A dear friend of mine named Joyce teaches 1st grade at a Christian school in a large city. She was telling me recently how busy these 6 and 7 years olds are with activities such as sports, dance, piano, drama lessons, gymnastics, and the list could go on. “These students and their parents tell me they don’t have time to read together or memorize their Bible verses because they are too busy,” said Joyce.
This is a common situation in our current culture. Well-meaning parents don’t want their children to “miss out” so they sign them up for every opportunity possible. They pick children up from school only to run them to the next lesson or practice, leaving little, if any, down time for the child to process their day, play outside, or…imagine this…have quiet time to think.
Children learn from play. They learn how to move their bodies, make things like forts or “play houses” out of leaves. They learn to negotiate with siblings or playmates – “May I have the next turn on the swing?”. Children also learn to problem solve when things don’t go as planned while they play. Play allows creativity as children create “meals” from hickory nuts, leaves, and pieces of gravel. Boys will make play weapons out of sticks, dried plant stalks, or pieces of bark and carry on battles with imaginary foes. I am constantly amazed to see the way our grandchildren “make-believe” with found objects collected all around our yard. This type of experiential learning does not take place riding in the car from one practice to another.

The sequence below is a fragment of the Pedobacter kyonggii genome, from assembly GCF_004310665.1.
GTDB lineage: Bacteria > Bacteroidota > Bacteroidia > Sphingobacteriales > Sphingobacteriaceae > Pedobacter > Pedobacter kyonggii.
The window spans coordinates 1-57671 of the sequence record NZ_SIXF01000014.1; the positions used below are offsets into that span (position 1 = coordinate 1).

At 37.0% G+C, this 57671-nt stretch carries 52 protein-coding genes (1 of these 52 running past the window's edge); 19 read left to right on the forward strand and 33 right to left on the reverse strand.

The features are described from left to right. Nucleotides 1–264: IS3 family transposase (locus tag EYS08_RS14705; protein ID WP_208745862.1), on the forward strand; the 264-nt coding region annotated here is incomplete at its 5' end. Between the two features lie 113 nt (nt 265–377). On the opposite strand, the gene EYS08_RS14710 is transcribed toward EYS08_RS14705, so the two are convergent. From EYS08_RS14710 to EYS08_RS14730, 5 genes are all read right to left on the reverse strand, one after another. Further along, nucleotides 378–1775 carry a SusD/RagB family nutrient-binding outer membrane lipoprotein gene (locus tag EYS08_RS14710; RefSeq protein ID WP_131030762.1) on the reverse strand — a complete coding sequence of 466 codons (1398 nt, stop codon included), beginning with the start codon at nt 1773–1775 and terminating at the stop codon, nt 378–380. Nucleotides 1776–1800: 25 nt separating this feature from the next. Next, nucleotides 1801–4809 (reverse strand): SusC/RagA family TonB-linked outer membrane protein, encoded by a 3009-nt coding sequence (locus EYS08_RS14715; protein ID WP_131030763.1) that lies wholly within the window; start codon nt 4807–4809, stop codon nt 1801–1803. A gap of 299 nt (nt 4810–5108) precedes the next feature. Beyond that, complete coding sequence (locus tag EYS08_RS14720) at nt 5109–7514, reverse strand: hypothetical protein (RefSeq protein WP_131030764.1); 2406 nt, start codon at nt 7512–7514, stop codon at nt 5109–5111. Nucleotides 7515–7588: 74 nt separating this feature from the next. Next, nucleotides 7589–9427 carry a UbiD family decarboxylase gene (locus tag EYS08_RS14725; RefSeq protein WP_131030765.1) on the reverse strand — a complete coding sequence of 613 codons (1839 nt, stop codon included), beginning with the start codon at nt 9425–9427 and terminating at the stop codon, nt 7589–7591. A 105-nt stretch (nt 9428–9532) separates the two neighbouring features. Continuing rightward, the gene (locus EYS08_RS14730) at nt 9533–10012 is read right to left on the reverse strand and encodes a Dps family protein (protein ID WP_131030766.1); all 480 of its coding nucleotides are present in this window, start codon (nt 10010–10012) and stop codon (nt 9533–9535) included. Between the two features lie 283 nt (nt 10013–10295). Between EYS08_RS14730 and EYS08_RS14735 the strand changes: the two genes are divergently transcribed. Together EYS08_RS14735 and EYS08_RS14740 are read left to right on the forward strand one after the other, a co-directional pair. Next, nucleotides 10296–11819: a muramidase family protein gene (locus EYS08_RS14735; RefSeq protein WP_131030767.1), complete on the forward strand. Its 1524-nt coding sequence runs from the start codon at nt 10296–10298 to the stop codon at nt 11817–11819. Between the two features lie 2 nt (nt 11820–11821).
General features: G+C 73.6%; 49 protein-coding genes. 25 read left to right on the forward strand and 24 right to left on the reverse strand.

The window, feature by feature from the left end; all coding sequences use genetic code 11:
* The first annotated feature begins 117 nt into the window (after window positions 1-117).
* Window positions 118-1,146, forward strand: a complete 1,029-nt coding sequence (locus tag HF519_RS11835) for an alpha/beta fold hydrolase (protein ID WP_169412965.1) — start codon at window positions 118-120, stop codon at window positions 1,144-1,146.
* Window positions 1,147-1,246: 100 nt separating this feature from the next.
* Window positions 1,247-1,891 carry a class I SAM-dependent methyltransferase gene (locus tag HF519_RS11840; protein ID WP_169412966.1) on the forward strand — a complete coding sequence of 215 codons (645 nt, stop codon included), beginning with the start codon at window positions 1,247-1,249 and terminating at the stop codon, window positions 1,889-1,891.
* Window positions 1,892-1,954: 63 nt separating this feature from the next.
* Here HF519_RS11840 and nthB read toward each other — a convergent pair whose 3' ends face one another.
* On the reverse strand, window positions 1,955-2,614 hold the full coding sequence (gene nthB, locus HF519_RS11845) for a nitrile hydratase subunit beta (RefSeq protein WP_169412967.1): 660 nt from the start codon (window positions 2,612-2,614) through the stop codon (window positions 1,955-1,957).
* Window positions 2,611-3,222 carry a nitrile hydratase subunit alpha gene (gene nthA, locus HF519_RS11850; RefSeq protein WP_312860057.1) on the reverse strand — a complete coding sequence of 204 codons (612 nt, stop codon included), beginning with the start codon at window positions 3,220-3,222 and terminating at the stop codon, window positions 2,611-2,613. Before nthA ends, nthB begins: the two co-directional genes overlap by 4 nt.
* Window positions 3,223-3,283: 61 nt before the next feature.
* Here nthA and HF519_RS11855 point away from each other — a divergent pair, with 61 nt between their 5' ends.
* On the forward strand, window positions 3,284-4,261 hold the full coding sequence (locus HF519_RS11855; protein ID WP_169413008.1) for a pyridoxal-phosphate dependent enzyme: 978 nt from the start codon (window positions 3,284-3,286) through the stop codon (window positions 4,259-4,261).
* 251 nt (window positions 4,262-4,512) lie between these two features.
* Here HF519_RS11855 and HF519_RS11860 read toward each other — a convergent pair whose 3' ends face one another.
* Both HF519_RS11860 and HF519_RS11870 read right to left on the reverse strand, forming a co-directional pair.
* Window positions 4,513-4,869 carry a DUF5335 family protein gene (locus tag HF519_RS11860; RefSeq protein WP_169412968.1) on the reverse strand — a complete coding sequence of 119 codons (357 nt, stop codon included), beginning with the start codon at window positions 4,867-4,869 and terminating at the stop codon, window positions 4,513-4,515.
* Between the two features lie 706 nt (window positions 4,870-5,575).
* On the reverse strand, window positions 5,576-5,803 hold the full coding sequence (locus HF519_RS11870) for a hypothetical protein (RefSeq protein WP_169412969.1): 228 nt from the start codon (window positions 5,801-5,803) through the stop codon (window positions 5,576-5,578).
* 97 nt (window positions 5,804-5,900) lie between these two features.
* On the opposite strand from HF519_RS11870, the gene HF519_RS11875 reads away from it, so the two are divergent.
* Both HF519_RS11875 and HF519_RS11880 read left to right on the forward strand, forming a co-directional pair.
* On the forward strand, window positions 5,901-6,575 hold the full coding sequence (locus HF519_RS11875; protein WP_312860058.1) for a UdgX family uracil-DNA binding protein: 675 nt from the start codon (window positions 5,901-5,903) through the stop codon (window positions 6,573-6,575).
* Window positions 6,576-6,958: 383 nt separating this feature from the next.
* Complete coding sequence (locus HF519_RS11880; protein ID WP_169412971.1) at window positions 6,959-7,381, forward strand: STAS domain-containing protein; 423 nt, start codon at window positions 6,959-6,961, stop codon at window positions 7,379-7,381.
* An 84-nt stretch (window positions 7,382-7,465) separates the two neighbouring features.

I fell victim to this malady as a mother of young children. I had visions of a string quartet practicing daily in our den and then playing for worship on Sundays. What if one of our children was a musical prodigy but never had the chance to play an instrument? Additionally, research shows that children who are musical do better in math! So I proceeded to offer (force?) each child a chance to play a stringed instrument. One by one, each quit to pursue other interests of their own choosing. Hannah was my one hold out and played the violin from six years old until she was thirteen. Then she begged to quit. My husband finally said to me, “Gayle, is Hannah taking lessons for you or herself?” In all honesty I had to admit it was for me.
If a child has a strong interest and desire to become involved in music, sports, drama, etc. and shows a willingness to practice then this may be an important involvement for that child. But, it is essential as a parent to limit a child’s commitment of time and energy so that important things like family, fellowship, school, and PLAY don’t become neglected because of a schedule that is too busy. One of our children was a joiner – we teased that she would have joined the Communist Party if there had been one in Sylva. We had to say “no” several times until she learned to say “no” for herself.
He says, “Be still, and know that I am God;
I will be exalted among the nations,
I will be exalted in the earth.”
This verse illustrates a part of our nature as human beings. We must be quiet in order to hear God, to distinguish His voice over all that goes on around us. We are created for God’s pleasure, to worship and honor Him. Our children need to learn to be comfortable with quiet time, to learn to be still. As they mature they will be able to recognize God’s voice even when He chooses to speak in a still small voice.